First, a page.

GlaxoSmithKline plc (GSK - Free Report) presented positive detailed data from the phase III PRIMA study evaluating its PARP inhibitor, Zejula (niraparib), as monotherapy for maintenance therapy of women with first-line ovarian cancer who have received platinum-based chemotherapy. Data demonstrated that Zejula, when given as monotherapy, significantly reduced the risk of disease progression or death by 38%, irrespective of biomarker status.
The company had announced in July that the PRIMA study met its primary endpoint of progression free survival (“PFS”). Detailed data from the study were presented at the 2019 European Society for Medical Oncology (“ESMO”) congress.
Zejula is currently approved as a maintenance treatment for patients with recurrent ovarian cancer.
Shares of Glaxo have rallied 10.8% so far this year against the industry’s decrease of 0.6%.
The PRIMA study evaluated Zejula monotherapy in women who responded to first-line treatment with platinum-based chemotherapy including those with high risk of disease progression. Data from the study showed that risk of disease progression was reduced by 60%, 50% and 32% in patients with BRCA-mutant tumors, HRD-positive BRCA wild type tumors and HRD-negative tumors, respectively.
Glaxo claims that Zejula is the first PARP inhibitor to achieve significant improvement in PFS as monotherapy in first-line maintenance setting for ovarian cancer.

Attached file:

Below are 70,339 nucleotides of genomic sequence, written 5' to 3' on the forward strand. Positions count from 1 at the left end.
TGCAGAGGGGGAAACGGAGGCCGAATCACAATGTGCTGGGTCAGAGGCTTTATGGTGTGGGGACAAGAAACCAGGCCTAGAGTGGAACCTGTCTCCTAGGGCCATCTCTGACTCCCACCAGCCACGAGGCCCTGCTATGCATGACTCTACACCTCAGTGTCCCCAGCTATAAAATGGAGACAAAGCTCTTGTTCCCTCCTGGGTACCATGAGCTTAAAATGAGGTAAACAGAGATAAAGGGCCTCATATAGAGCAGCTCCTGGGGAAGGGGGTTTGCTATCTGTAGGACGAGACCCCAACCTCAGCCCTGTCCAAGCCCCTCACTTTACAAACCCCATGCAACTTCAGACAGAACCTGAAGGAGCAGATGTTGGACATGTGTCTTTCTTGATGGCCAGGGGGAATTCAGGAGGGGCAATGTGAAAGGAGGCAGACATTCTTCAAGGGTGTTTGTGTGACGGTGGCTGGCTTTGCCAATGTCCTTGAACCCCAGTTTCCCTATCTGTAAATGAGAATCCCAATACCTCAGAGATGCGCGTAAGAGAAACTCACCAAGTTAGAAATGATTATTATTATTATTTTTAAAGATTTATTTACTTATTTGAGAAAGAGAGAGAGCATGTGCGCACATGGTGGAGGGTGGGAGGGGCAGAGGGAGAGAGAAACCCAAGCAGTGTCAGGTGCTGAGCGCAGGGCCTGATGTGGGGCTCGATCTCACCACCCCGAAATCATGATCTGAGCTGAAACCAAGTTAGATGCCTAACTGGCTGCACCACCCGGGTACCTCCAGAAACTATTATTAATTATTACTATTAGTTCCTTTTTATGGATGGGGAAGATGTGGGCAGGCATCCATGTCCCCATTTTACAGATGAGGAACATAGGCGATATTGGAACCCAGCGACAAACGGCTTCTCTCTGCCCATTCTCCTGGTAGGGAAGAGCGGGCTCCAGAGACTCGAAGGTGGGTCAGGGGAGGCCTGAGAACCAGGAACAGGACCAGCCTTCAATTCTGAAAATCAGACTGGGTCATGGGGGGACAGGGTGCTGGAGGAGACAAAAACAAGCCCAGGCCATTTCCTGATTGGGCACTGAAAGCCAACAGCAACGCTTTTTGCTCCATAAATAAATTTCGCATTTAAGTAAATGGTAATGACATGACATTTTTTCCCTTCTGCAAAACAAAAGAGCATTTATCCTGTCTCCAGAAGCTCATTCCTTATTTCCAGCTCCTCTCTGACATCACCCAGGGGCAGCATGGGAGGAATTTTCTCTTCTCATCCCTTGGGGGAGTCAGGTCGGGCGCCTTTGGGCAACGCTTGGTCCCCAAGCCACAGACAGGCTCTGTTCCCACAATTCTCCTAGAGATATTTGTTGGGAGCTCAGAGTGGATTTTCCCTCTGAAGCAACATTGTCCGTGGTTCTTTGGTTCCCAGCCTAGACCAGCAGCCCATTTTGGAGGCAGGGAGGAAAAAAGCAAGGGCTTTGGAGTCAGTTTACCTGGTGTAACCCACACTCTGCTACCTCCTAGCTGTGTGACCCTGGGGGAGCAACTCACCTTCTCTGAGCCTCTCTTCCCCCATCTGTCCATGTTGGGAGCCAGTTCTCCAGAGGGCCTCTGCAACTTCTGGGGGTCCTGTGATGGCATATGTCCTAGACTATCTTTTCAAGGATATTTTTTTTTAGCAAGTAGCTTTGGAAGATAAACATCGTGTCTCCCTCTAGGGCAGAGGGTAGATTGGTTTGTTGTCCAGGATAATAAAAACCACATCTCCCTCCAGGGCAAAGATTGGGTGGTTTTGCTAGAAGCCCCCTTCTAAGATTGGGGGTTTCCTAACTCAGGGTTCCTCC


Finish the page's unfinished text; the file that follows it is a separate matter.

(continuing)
Moreover, a pre-planned interim analysis of overall survival (“OS”) showed that OS was numerically favorable for Zejula compared to placebo in overall population. Interim OS showed that 91% of patients were alive at 24 months compared to 85% for placebo in HRD-positive ovarian cancer patient group, while 81% of HRD-negative patients were alive at 24 months versus 59% for placebo.
Notably, Zejula was added to Glaxo’s portfolio, following the acquisition of Tesaro in January this year. The drug generated sales of £99 million in the first half of 2019.
Apart from the PRIMA study, Zejula is being evaluated in the pivotal phase III BRAVO study to treat patients with germline BRCA-mutated, metastatic breast cancer. The drug is also being examined in several combination studies. Zejula in combination with Merck’s (MRK - Free Report) anti-PD-1 inhibitor, Keytruda (pembrolizumab) is being studied for treating metastatic triple-negative breast cancer and advanced platinum-resistant ovarian cancer. Moreover, Zejula plus Roche’s (RHHBY - Free Report) Avastin (bevacizumab) is being studied in patients with recurrent, platinum-sensitive ovarian cancer.
In June, the FDA granted priority review to Glaxo’s supplemental new drug application (sNDA), looking to expand Zejula’s label for treating ovarian cancer in patients who have received three or more chemotherapy regimens. The FDA is expected to make a decision on Oct 24, 2019.
Meanwhile, AstraZeneca (AZN - Free Report) also presented encouraging data at ESMO from a phase III study evaluating its PARP inhibitor, Lynparza, in combination with Roche’s Avastin as first-line maintenance treatment for newly-diagnosed advanced ovarian cancer, irrespective of biomarker status or outcome from previous surgery. Data from the study showed that the combination regimen reduced the risk of disease progression or death by 41%. AstraZeneca develops Lynparza in collaboration with Merck. The drug is already approved in the first-line maintenance setting for ovarian cancer patients who have responded to platinum-based chemotherapy.
Glaxo currently carries a Zacks Rank #3 (Hold). You can see the complete list of today’s Zacks #1 Rank (Strong Buy) stocks here.
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